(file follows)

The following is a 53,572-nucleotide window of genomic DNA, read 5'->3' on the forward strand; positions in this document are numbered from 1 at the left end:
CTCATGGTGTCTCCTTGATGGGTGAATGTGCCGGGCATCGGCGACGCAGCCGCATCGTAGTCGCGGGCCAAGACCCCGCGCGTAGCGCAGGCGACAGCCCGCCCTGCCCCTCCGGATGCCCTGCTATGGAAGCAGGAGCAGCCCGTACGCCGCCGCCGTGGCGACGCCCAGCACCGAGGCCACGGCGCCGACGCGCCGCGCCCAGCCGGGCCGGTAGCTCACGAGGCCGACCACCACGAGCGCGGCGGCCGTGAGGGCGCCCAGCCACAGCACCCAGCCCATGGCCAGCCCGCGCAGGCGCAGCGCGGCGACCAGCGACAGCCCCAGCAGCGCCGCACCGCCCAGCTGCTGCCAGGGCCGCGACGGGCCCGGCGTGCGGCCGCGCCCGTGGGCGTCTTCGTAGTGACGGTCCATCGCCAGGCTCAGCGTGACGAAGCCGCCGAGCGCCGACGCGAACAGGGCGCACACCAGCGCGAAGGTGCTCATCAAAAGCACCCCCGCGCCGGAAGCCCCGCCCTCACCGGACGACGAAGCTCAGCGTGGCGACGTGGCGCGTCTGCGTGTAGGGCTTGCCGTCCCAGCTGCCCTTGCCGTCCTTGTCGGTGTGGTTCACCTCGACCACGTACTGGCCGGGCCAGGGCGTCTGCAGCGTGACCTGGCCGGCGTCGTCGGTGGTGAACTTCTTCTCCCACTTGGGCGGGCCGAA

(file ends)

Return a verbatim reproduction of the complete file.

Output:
The following is a 53,572-nucleotide window of genomic DNA, read 5'->3' on the forward strand; positions in this document are numbered from 1 at the left end:
CTCATGGTGTCTCCTTGATGGGTGAATGTGCCGGGCATCGGCGACGCAGCCGCATCGTAGTCGCGGGCCAAGACCCCGCGCGTAGCGCAGGCGACAGCCCGCCCTGCCCCTCCGGATGCCCTGCTATGGAAGCAGGAGCAGCCCGTACGCCGCCGCCGTGGCGACGCCCAGCACCGAGGCCACGGCGCCGACGCGCCGCGCCCAGCCGGGCCGGTAGCTCACGAGGCCGACCACCACGAGCGCGGCGGCCGTGAGGGCGCCCAGCCACAGCACCCAGCCCATGGCCAGCCCGCGCAGGCGCAGCGCGGCGACCAGCGACAGCCCCAGCAGCGCCGCACCGCCCAGCTGCTGCCAGGGCCGCGACGGGCCCGGCGTGCGGCCGCGCCCGTGGGCGTCTTCGTAGTGACGGTCCATCGCCAGGCTCAGCGTGACGAAGCCGCCGAGCGCCGACGCGAACAGGGCGCACACCAGCGCGAAGGTGCTCATCAAAAGCACCCCCGCGCCGGAAGCCCCGCCCTCACCGGACGACGAAGCTCAGCGTGGCGACGTGGCGCGTCTGCGTGTAGGGCTTGCCGTCCCAGCTGCCCTTGCCGTCCTTGTCGGTGTGGTTCACCTCGACCACGTACTGGCCGGGCCAGGGCGTCTGCAGCGTGACCTGGCCGGCGTCGTCGGTGGTGAACTTCTTCTCCCACTTGGGCGGGCCGAA